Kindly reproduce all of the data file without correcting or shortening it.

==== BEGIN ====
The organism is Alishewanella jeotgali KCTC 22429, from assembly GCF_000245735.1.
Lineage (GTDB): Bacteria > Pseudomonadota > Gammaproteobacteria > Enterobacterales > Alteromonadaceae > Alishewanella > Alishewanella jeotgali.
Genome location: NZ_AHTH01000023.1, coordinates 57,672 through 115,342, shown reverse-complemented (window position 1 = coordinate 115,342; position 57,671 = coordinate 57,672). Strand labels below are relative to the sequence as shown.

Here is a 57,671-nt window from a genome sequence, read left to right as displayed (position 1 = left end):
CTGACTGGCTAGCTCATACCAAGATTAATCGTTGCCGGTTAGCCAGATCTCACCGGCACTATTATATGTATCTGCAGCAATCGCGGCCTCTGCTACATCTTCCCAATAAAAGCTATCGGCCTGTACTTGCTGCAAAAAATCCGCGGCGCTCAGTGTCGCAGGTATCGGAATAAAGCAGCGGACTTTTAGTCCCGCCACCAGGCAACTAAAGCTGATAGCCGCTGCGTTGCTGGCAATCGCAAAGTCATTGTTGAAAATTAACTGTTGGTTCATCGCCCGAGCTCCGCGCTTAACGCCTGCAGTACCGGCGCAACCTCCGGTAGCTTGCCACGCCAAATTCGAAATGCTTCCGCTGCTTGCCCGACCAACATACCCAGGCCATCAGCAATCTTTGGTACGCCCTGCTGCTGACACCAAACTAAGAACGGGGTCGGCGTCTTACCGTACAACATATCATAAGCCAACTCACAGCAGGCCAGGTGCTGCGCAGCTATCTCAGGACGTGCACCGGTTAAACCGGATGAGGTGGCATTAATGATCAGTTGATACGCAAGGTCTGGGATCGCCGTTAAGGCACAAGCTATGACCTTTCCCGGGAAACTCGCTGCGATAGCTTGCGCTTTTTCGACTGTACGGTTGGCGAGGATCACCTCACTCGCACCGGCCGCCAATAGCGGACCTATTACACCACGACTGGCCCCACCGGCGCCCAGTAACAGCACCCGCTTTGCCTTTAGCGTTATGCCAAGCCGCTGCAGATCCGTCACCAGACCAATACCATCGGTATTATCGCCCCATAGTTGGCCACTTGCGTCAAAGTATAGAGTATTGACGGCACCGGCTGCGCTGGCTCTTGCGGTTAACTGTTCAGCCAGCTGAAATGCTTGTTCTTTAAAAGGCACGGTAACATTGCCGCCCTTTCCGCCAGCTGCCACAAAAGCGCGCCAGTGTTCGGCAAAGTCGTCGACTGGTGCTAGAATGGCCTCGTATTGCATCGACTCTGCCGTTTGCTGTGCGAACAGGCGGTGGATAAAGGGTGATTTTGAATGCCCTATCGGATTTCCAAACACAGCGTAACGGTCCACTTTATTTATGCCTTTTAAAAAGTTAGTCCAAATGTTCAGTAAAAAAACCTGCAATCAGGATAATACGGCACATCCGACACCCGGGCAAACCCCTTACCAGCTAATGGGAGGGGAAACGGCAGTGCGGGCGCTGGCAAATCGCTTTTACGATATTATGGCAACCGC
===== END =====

The organism is Alishewanella jeotgali KCTC 22429, from assembly GCF_000245735.1.
Lineage (GTDB): Bacteria > Pseudomonadota > Gammaproteobacteria > Enterobacterales > Alteromonadaceae > Alishewanella > Alishewanella jeotgali.
Genome location: NZ_AHTH01000023.1, coordinates 57,672 through 115,342, shown reverse-complemented (window position 1 = coordinate 115,342; position 57,671 = coordinate 57,672). Strand labels below are relative to the sequence as shown.

Here is a 57,671-nt window from a genome sequence, read left to right as displayed (position 1 = left end):
CTGACTGGCTAGCTCATACCAAGATTAATCGTTGCCGGTTAGCCAGATCTCACCGGCACTATTATATGTATCTGCAGCAATCGCGGCCTCTGCTACATCTTCCCAATAAAAGCTATCGGCCTGTACTTGCTGCAAAAAATCCGCGGCGCTCAGTGTCGCAGGTATCGGAATAAAGCAGCGGACTTTTAGTCCCGCCACCAGGCAACTAAAGCTGATAGCCGCTGCGTTGCTGGCAATCGCAAAGTCATTGTTGAAAATTAACTGTTGGTTCATCGCCCGAGCTCCGCGCTTAACGCCTGCAGTACCGGCGCAACCTCCGGTAGCTTGCCACGCCAAATTCGAAATGCTTCCGCTGCTTGCCCGACCAACATACCCAGGCCATCAGCAATCTTTGGTACGCCCTGCTGCTGACACCAAACTAAGAACGGGGTCGGCGTCTTACCGTACAACATATCATAAGCCAACTCACAGCAGGCCAGGTGCTGCGCAGCTATCTCAGGACGTGCACCGGTTAAACCGGATGAGGTGGCATTAATGATCAGTTGATACGCAAGGTCTGGGATCGCCGTTAAGGCACAAGCTATGACCTTTCCCGGGAAACTCGCTGCGATAGCTTGCGCTTTTTCGACTGTACGGTTGGCGAGGATCACCTCACTCGCACCGGCCGCCAATAGCGGACCTATTACACCACGACTGGCCCCACCGGCGCCCAGTAACAGCACCCGCTTTGCCTTTAGCGTTATGCCAAGCCGCTGCAGATCCGTCACCAGACCAATACCATCGGTATTATCGCCCCATAGTTGGCCACTTGCGTCAAAGTATAGAGTATTGACGGCACCGGCTGCGCTGGCTCTTGCGGTTAACTGTTCAGCCAGCTGAAATGCTTGTTCTTTAAAAGGCACGGTAACATTGCCGCCCTTTCCGCCAGCTGCCACAAAAGCGCGCCAGTGTTCGGCAAAGTCGTCGACTGGTGCTAGAATGGCCTCGTATTGCATCGACTCTGCCGTTTGCTGTGCGAACAGGCGGTGGATAAAGGGTGATTTTGAATGCCCTATCGGATTTCCAAACACAGCGTAACGGTCCACTTTATTTATGCCTTTTAAAAAGTTAGTCCAAATGTTCAGTAAAAAAACCTGCAATCAGGATAATACGGCACATCCGACACCCGGGCAAACCCCTTACCAGCTAATGGGAGGGGAAACGGCAGTGCGGGCGCTGGCAAATCGCTTTTACGATATTATGGCAACCGC